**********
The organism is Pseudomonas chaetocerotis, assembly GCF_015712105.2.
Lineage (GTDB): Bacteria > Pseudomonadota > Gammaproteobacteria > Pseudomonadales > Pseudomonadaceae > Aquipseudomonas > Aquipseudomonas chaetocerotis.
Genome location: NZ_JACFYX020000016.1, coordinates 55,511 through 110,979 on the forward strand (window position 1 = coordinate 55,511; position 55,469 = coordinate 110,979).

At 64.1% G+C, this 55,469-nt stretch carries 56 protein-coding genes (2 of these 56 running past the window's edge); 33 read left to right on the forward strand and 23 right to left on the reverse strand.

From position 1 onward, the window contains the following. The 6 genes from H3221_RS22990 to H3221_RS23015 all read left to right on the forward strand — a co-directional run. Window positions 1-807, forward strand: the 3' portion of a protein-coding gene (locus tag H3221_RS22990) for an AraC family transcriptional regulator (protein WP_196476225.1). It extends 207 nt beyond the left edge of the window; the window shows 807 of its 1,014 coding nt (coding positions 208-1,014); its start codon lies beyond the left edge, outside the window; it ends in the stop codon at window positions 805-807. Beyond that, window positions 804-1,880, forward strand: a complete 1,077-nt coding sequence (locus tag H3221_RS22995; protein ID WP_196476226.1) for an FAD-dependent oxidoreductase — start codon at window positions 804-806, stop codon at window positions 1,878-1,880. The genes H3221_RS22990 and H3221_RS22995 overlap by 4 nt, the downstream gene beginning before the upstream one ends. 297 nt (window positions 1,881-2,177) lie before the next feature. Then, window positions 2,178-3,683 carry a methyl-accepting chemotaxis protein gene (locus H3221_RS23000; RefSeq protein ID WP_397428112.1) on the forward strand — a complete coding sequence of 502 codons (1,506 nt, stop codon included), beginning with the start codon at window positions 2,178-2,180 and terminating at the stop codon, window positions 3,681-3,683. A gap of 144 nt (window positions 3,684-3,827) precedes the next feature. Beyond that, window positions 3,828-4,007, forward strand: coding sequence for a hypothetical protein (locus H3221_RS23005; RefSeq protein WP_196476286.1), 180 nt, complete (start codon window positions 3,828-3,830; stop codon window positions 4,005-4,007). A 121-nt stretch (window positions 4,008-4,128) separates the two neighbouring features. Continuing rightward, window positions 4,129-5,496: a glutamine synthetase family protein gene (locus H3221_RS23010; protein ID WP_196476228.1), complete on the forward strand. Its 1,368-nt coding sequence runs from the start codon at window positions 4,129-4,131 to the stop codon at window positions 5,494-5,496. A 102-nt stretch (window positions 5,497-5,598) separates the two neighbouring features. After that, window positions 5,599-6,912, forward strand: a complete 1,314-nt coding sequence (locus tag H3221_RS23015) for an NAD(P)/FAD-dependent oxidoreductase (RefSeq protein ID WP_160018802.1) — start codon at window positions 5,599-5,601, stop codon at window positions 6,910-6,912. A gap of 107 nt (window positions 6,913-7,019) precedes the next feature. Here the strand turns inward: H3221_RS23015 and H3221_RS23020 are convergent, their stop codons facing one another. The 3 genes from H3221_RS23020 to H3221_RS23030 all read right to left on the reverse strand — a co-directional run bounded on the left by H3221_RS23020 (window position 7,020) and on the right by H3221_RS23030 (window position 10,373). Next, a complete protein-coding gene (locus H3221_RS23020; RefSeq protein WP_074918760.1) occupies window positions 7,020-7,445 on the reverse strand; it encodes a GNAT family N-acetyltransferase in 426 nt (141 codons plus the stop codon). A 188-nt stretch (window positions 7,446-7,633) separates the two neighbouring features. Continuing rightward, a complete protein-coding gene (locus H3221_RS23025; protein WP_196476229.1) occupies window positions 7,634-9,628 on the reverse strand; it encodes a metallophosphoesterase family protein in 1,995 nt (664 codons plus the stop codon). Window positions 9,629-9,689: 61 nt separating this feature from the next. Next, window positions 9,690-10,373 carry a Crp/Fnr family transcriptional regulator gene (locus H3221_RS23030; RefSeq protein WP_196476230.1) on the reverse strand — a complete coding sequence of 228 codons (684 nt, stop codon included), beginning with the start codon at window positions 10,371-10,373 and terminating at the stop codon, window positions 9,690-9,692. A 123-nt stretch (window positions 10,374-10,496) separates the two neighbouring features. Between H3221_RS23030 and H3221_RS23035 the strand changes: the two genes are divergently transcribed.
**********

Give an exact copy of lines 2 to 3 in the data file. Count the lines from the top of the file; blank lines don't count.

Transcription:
Lineage (GTDB): Bacteria > Pseudomonadota > Gammaproteobacteria > Pseudomonadales > Pseudomonadaceae > Aquipseudomonas > Aquipseudomonas chaetocerotis.
Genome location: NZ_JACFYX020000016.1, coordinates 55,511 through 110,979 on the forward strand (window position 1 = coordinate 55,511; position 55,469 = coordinate 110,979).